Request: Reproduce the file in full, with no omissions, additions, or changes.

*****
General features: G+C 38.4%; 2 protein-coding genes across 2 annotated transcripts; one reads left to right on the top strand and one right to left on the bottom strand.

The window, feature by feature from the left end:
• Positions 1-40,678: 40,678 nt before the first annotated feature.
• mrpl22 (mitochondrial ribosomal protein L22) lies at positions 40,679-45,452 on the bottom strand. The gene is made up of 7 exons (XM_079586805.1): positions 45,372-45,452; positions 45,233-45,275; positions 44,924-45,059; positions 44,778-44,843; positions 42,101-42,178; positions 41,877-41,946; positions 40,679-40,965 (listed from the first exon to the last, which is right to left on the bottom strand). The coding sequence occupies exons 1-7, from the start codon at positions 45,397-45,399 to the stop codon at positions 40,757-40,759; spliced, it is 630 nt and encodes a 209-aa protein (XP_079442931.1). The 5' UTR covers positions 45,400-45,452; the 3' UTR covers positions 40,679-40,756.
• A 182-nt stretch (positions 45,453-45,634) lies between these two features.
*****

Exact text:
General features: G+C 38.4%; 2 protein-coding genes across 2 annotated transcripts; one reads left to right on the top strand and one right to left on the bottom strand.

The window, feature by feature from the left end:
• Positions 1-40,678: 40,678 nt before the first annotated feature.
• mrpl22 (mitochondrial ribosomal protein L22) lies at positions 40,679-45,452 on the bottom strand. The gene is made up of 7 exons (XM_079586805.1): positions 45,372-45,452; positions 45,233-45,275; positions 44,924-45,059; positions 44,778-44,843; positions 42,101-42,178; positions 41,877-41,946; positions 40,679-40,965 (listed from the first exon to the last, which is right to left on the bottom strand). The coding sequence occupies exons 1-7, from the start codon at positions 45,397-45,399 to the stop codon at positions 40,757-40,759; spliced, it is 630 nt and encodes a 209-aa protein (XP_079442931.1). The 5' UTR covers positions 45,400-45,452; the 3' UTR covers positions 40,679-40,756.
• A 182-nt stretch (positions 45,453-45,634) lies between these two features.